The holes, both metaphorically and literally, offer an insight into the sculpture, thereby altering and expanding the spectrum of sensations and emotions caused by the work. Contrary to the formal complexity of later works, the individual elements of Forminifera are of an elementary geometric simplicity that suggests associations with everyday objects. Cragg’s experience of laboratory work inspired him to make work based on industrial glassware used in chemistry or alchemy, as in the central family of works titled Early Forms. Similarly, the shapes of the Forminifera suggests pestles, mortars and stills. So, even if, for Cragg, “material is everything”, the complexity of the real encounter with one of the artwork is eventually akin to the ultimately mystery of the process in an alchemist’s laboratory.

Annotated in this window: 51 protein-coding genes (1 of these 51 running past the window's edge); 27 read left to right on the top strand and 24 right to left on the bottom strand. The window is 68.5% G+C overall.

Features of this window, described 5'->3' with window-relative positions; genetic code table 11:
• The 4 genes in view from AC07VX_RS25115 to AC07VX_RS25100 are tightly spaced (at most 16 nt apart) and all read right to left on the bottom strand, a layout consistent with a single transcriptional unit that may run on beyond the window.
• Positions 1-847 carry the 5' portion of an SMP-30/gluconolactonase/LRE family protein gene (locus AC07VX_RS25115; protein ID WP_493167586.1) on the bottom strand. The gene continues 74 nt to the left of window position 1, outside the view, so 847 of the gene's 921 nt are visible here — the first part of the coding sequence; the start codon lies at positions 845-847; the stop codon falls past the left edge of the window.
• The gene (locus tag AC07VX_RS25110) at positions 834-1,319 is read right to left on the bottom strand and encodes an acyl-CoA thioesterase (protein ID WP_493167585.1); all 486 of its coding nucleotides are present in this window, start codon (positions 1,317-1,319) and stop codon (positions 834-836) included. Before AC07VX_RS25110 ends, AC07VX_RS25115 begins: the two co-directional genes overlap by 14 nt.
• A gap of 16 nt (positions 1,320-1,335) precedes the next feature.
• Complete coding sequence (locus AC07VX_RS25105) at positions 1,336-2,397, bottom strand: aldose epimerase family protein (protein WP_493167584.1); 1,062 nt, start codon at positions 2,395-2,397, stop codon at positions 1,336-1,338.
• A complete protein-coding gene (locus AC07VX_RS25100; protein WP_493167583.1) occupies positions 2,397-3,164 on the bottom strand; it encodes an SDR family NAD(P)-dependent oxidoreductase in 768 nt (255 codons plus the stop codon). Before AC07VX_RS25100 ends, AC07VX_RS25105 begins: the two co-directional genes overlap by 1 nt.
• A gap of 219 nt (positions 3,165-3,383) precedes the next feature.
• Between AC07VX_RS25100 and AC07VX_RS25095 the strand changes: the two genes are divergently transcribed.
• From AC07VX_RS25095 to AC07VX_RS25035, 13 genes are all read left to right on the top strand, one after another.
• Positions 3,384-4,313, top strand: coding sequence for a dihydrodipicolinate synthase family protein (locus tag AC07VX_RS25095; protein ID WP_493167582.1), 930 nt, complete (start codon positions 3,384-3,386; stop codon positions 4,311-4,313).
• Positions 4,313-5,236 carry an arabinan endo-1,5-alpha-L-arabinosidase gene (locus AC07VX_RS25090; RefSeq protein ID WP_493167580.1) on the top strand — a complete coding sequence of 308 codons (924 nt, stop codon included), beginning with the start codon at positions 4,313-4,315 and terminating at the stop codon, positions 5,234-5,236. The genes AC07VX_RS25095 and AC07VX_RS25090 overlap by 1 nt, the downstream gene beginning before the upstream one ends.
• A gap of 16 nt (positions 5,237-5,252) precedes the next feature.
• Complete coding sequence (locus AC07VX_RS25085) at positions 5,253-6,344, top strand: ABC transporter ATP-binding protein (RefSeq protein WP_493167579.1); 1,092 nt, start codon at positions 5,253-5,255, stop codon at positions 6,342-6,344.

*Quoted in Jon Wood, ‘The Internal Game: On Titles and Titling in Tony Cragg’s Sculpture’, in Walter Smerling (ed.), Anthony Cragg, Dinge im Kopf / Things on the Mind (Cologne: Wienand, 2011), 82. cquisition 1996 – FOCUNA

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Tony Cragg
Parts of the World, 2015
© Adagp 2017, Paris / Tony Cragg, photo : Michael Richter

Tony Cragg
Forminifera, 1994
Collection Mudam Luxembourg
Acquisition 1996 – FOCUNA
© Adagp 2017, Paris/Tony Cragg, photo: Rémi Villaggi/ Mudam Luxembourg

Tony Cragg
Industrial Nature, 2015
© Adagp 2017, Paris / Tony Cragg, photo: Jack Hems